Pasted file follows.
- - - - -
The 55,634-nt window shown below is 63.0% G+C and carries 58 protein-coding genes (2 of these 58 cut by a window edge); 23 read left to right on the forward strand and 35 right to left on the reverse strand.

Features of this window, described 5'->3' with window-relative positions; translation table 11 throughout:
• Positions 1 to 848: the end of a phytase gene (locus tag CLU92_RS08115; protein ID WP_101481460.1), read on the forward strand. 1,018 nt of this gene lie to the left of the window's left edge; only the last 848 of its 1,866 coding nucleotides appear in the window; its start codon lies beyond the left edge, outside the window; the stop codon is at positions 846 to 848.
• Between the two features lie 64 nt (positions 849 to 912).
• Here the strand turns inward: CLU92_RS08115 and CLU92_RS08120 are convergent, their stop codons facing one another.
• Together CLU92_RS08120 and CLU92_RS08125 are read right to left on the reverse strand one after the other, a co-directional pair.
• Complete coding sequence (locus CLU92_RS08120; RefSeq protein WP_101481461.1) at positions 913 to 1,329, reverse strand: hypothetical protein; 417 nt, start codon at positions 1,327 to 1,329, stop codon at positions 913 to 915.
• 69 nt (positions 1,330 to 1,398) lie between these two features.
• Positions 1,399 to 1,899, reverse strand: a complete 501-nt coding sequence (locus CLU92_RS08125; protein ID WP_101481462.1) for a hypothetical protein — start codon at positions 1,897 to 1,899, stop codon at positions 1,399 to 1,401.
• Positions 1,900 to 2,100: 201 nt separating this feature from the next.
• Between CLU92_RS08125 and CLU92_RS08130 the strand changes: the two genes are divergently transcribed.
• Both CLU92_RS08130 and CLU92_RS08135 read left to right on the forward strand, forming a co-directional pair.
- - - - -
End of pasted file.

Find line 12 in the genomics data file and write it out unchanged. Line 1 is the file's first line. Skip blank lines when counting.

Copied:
• Both CLU92_RS08130 and CLU92_RS08135 read left to right on the forward strand, forming a co-directional pair.